Learn more or register now.
Scam #2: Contract Collection
This story shows the length the scammers go to with details – and the lesson to conduct research if the proposal seems suspicious.
“A UK based company contacted my office from a Gmail address requesting my assistance with a contract collection matter involving a local company. I received alleged copies of the sales contract, correspondence between the prospective client and adverse company, bank statements, and wire transfers. The initial reason for contacting my law firm seemed suspicious, and I started conducting further research,” says Green Bay attorney Robert J. Miller.
“After conducting an internet search of the company and alleged representative, I found an article from the Lawyers’ Professional Indemnity Company of Ontario, Canada.4
The article published the identical email correspondence I received, except my email referred to a local business in my area as the purported defaulting party. I contacted the UK based company that confirmed the alleged representatives do not work for their company and have been trying a different version of this scam for years,” Miller said.
If you receive a suspicious email from a prospective business client and their email address is hosted through a free email service, like Gmail, Yahoo, or Microsoft, instead of a .com business email address, inform the prospective client that you will be contacting them directly through the phone number listed on their official website.
Christopher C. Shattuck, Univ. of La Verne College of Law 2009, M.B.A. U.W.-Oshkosh 2015, is manager of
Practice411™, the State Bar’s law practice assistance program. If you have questions about the business aspects of your practice, call (800) 957-4670.
Calling the business directly will typically reveal whether the alleged company representative works at the company or whether others have called about the alleged representation.
Another good strategy involves informing the prospective client that you will not remit any trust account funds until all financial institutions responsible for processing the funds have reported the funds are clear and ready for disbursement.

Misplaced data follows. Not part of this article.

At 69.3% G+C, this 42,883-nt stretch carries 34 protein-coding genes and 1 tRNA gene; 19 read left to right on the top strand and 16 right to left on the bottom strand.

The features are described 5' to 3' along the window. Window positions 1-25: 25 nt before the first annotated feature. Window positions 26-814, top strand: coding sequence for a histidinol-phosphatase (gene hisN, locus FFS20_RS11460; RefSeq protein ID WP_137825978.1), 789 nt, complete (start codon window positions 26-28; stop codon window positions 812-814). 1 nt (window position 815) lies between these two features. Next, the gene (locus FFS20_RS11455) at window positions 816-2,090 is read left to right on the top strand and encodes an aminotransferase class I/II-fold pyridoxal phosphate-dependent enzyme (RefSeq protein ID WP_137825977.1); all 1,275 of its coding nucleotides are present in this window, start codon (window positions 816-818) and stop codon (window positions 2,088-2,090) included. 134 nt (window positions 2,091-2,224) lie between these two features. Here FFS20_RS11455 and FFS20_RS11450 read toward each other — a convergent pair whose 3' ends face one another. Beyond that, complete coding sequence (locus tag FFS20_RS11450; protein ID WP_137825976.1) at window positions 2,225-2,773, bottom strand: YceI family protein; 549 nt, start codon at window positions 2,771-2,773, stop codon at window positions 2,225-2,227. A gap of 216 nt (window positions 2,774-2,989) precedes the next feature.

Understanding your financial institutions deposit and disbursement policies, especially as they relate to making funds provisionally available, can also help inform the process and make sure funds are not disbursed before they have cleared.
Not all scams will follow the same pattern and use an email address from a free email service provider. Unfortunately, scammers are sophisticated and have the ability to make any phone number appear on your caller ID,5 impersonate legitimate companies and create false job advertisements,6 and utilize computer generated audio to imitate another person.7
While it is difficult to maintain a list of the ongoing and ever-evolving scams, education of the patterns scams follow can help educate your staff and identify potentially suspicious behavior.
Training materials are freely and readily available for you and your staff.8 Also consider attending continuing legal education on this subject, such as
How to Avoid Scams Targeting Lawyers 2021 from State Bar of Wisconsin PINNACLE®.
Conclusion: Educate Yourself
Scammers depend on successful trust account scams to fund their livelihoods, but do not let trust account scams impact your livelihood. Take steps to educate yourself and staff members about common trust account scams. Implement initial client verification steps and check processing policies that address common vulnerabilities.
If you take the time to investigate suspicious clients at the forefront, you will save time from working on fictitious matters that will not result in payment and might result in significant financial harm.
1See Christopher C. Shattuck,
Scams are Gaining in Sophistication: Are You Protected?,
InsideTrack, Sept. 18, 2019.
2SeeScams Targeting Lawyers and Trust Accounts, wicourts.gov.
3See e.g., Robert J. Ambrogi,
Law Firm Snared in $312K Email Scam Loses Lawsuit to Recover from Bank,
LawSites, May 21, 2020; Joanna Herzik,
Scams Continue to Target Texas Attorneys,
Texas Bar Blog, June 18, 2021; The Practice Resource Center of the Florida Bar,
Frauds Targeting Attorney Trust Accounts, Mar. 5, 2020.
4SeeEquipment purchase scam using the name Fredrick Wright, July 7, 2021.
5See Federal Trade Commission,
Caller ID Spoofing, March 17, 2021.
6See Brian Krebs,
How to Tell a Job Offer from an ID Theft Trap, KrebsonSecurity.com, May 21, 2021.
7See Jesse Damiani,A Voice Deepfake Was Used To Scam A CEO Out Of $243,000, Forbes, Sept. 3, 2019.
8See previously cited materials and the
Wisconsin Law Firm Self-Assessment.